February 2014 Posts

’67 Volkswagen Beetle — Window Scraper Replacement

'67 Volkswagen Beetle — Window Scraper Replacement

Admin note – An older tutorial I put together that was worth another mention. This seems to be a popular topic in my inbox over the last few weeks.

I’m going to start off by being 100% honest: rebuilding your doors isn’t easy.
I’ve read “the experience is best described by words not suitable for polite company.” However, YOU CAN DO IT! I called around the Bay Area before taking on the task myself. Most shops (that would actually take on such a job) wanted $800-$1,200.00, plus parts.

Rest assured, this is in fact a task you can handle. The biggest part of it all is taking your time. Deep breaths, and take each part step-by-step. I also recommend picking up a set of plastic stack-on organizer bins, as inside door components are small and can be easily lost.

In my opinion, good progress is about 6 hours per door. This includes breaking everything down, checking the regulators, re-greasing parts, installing inner and outer scrapers, and slowly getting everything back to its former German glory.

Before you jump into the task, you’re going to need the correct parts. (German parts!) We have it covered. Here’s a breakdown of what you need to complete the job. This is assuming your door regulators, window winder, vent windows and lift channels are in working order. I did have to replace my left lift channel because it was rusted out.

Emergency Brake Handle Adjustment

This has probably happened to all of us ’67 owners at one point or another. One of the early attractions to the Vintage Volkswagen (for me) was how easy everything is to fix; even for the compleat idiot.

Don’t you wish modern cars were this way? I don’t even change the oil in our daily driver. Kudos to Volkswagen of old for their innovation and the idea of keeping it simple.

SOLD — L639 Zenith Blue ’67 Beetle (New Photos)

For Sale — L639 Zenith Blue ’67 Beetle

Admin note: Updated with new photos.
This VW Beetle is a true classic, as clean and beautiful today as the day it rolled off the precision German assembly line 46 years ago. It looks great and it runs great, and it’s been brought back to almost completely original throughout! Lovingly cared for and maintained by a very meticulous owner. All electrical works: lights, turning signals, horn, wipers and back up lights. Painted back to original color (L639 Zenith Blue) Left the dash, inside of doors, engine lid & hood original paint for reference. Interior is customized color but all to period correct. Paint and interior are only 9 months old. All work was done by West Coast Classic. This car looks completely new inside and out. New brakes recently added. Current registration and pink slip in hand in my name as owner.  A real looker. Perfect beach car. One of the best 67’s out there.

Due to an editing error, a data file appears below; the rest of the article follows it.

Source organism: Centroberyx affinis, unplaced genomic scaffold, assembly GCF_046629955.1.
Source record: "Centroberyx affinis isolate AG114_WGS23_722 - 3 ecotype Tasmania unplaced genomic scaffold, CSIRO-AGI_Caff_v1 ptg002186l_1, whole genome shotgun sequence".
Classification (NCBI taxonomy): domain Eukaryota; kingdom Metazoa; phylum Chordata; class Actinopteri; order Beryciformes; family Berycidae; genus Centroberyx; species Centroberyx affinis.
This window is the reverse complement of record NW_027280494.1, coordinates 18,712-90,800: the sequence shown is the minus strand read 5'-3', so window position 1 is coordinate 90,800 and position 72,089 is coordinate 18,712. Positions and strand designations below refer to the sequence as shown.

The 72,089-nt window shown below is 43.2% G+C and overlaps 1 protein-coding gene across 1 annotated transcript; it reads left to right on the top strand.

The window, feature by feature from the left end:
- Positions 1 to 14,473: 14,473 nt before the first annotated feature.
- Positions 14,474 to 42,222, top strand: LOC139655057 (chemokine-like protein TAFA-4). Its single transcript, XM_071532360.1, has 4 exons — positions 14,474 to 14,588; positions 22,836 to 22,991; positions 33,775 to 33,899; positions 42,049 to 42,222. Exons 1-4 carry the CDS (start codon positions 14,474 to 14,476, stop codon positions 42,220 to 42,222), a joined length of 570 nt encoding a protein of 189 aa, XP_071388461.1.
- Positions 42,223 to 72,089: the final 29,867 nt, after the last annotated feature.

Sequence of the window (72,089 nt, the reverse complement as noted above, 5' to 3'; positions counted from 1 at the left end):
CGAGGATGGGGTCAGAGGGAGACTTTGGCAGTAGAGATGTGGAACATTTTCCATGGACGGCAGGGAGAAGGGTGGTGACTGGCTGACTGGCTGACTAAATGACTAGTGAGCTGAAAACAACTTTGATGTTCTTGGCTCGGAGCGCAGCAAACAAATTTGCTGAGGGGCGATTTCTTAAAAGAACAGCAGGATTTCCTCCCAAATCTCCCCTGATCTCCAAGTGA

Completely new paint (brought back to the original Zenith Blue), completely new interior (complete with new headliner), new brakes, pop-out windows, rubber mats throughout interior (period correct), roof rack, working original Sapphire V AM radio, original washer & brake fluid reservoirs, original jack, new brakes, just tuned up. More photos.

Status: SOLD
Mileage: 72,556 miles
Location: Chatsworth, CA (San Fernando Valley)
Price: $13,500
Contact: Alex | 818-822-7109

For Sale — NOS Bosch Distributor Cap

For Sale — NOS '67 Beetle Bosch Distributor Cap

Stand out at the next VW show with the correct parts on your vintage pride and joy. These caps are Genuine NOS Bosch (made for VW) in the correct brown bakelite, just as it left the factory. The original box is included. Fits Beetles ’64-’68.

(These will also fit a ’64-’67 Bus)

Shop Now — 1967 Beetle Shop

Thank you for your business and supporting 1967beetle.com.

Stripped Threads

’67 Volkswagen Beetle — Stripped Threads

Lug Bolts often are incorrectly called “nuts”. For the 1967 Beetles these bolts are 12mm X 1.50 thread with a 9mm head.

Over-tightening the lug bolts not uncommonly results in stripped drum threads. Or, perhaps it is just the years of loosening and retightening the steel bolts that eventually wears the soft cast iron threads.

Once the threads in a drum hole have been stripped, the car should not be driven. The lack of one lug bolt can bring about failure of the remaining bolts due to the undue stress placed upon them.

An obvious solution is to buy a new drum. But, as with many other Volkswagen Beetle situations, there is a good solution which will save that drum!

But, first, let’s talk about some tools which will make this job possible. If you don’t own the tools which we will discuss, or don’t want to own them, you may be able to find a shop or VW friend to do this repair for you. My VW friends and I have found it difficult to locate a shop with the proper tools to do this job.